Stock Photography 101

Recently I shared some information about the many file formats for digital imagery. If you missed it, check out The Alphabet Soup of Image File Formats. Today, I’ll share some industry secrets about where you can find these file types…

Recently I shared some information about the many file formats for digital imagery. If you missed it, check out The Alphabet Soup of Image File Formats. Today, I’ll share some industry secrets about where you can find these file types for use in your digital marketing projects – and many of them are absolutely free.

First, let’s talk a bit about licensing. 

Through the magic of Google, it’s possible to find a photo of essentially anything you could imagine on the World Wide Web. With just a few clicks or drags, these images can be saved to your personal computer and devices. Most of these images are not free for use in creative work or marketing campaigns, however. The exceptions are those that fall under public domain.

What’s a designer to do? Essentially, there are three options: buy, download for free, or attribute.

Buy

Images and vector art are available for purchase online in rights-managed and royalty-free formats. I remember my early days as a design intern, working with rights-managed photography from Tony Stone and Getty Images (in actual catalogs and on CD-ROM, nonetheless). To properly license each image, you were required to describe in glorious detail exactly how the image would be used – from image size, to project type, to how long the image would circulate. The process was laborious and expensive. And then, in the 1990’s, the digital revolution brought us royalty-free stock photography. For these images, you pay only once for use; essentially buying a non-transferrable license. The less restrictive nature of royalty-free imagery has made it the most widely used photo-licensing system in creative work.

Some of my favorite vendors for royalty-free stock photography include iStock and Shutterstock. Images can be purchased singularly, and subscriptions are also available to offer a cost-savings if you are a frequent flyer. Vector images, illustrations, and icon sets are also available, in addition to traditional photography. Quality is top shelf, and a robust search functionality is offered. You’ll find most anything you need under the “paid” umbrella – for fun, try searching for dog riding bike in sunglasses on iStock and you’ll see.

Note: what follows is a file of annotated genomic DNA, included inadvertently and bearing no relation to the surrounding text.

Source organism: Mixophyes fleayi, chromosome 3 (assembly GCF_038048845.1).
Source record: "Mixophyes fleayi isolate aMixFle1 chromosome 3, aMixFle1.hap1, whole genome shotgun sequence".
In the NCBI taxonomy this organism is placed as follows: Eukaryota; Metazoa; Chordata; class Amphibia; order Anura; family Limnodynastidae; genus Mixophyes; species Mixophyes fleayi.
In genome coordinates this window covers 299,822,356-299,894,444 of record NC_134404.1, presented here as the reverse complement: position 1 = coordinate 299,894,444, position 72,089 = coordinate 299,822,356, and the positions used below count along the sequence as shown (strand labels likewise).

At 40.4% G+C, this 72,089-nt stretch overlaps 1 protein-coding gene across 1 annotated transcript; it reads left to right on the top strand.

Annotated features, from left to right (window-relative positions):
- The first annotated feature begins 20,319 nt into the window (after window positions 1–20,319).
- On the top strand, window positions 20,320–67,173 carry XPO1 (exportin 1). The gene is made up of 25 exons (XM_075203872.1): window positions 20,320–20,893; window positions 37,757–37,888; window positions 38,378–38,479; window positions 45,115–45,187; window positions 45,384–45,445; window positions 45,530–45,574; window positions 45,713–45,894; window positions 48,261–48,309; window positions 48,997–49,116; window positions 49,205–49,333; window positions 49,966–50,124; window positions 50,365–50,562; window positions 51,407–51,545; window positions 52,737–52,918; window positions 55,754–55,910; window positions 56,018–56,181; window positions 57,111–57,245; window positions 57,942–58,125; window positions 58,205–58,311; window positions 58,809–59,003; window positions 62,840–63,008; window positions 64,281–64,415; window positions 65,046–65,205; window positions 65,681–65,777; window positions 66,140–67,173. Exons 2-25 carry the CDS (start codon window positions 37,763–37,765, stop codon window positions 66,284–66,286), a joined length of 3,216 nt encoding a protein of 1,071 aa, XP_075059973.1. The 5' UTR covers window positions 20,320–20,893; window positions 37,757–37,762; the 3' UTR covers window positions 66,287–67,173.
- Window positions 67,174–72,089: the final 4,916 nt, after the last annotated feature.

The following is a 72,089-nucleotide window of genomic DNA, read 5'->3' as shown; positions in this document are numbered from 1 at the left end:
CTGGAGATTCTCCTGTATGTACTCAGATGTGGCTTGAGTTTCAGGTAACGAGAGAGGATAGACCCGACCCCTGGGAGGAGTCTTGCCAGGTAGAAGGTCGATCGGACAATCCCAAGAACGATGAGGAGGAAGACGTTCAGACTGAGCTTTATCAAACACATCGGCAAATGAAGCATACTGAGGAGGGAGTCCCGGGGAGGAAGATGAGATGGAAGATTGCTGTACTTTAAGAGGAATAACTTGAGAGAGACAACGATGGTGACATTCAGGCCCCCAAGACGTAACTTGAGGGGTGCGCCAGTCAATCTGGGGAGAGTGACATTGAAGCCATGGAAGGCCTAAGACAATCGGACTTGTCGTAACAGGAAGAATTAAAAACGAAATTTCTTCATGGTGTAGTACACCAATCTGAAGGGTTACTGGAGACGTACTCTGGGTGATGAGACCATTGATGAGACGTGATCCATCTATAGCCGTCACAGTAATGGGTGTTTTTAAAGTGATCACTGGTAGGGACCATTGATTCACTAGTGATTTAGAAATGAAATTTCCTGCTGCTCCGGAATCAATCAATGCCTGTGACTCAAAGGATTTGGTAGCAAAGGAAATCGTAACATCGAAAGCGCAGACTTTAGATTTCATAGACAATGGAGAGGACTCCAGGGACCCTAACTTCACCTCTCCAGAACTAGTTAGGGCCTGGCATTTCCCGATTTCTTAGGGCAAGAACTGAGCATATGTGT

Download for Free

The variety and quality of free stock photography services has improved over the years. I’ve often been able to find decent quality photos (and vector) for no charge if client budgets are tight. The tradeoff is that it’s often difficult to fulfill specific imagery needs, and the quality is not as high as compared to purchased stock. If you have basic imagery needs and have the time to rummage through, explore Pixabay, Pexels, and Unsplash

Attribution

You may see images on the web with a small caption beneath crediting the artist. Rules regarding attribution vary widely among vendors. As a designer, I find the attribution visually distracting, but this middle-of-the-road approach may afford some diversity in imagery while providing a cost-savings. Have a look at Creative Commons (photos and vector) and The Noun Project (a comprehensive collection of icons).

Some final notes

As you consider which stock photography options are right for you, keep in mind that custom photography needs (product shots, team member headshots, etc.) are always best served by hiring a professional photographer. If customization is not of concern, the widely accessible array of digital images will work for most needs and budgets. Happy searching!

Christa Blackman

Christa Blackman is a Creative Director who has designed print and interactive communications for Fortune 500 companies for over twenty years. She studied Graphic Design and English at the undergraduate level, and completed a Master’s degree with a thesis focused on usability. She has a passion for visual storytelling built upon a strong design foundation.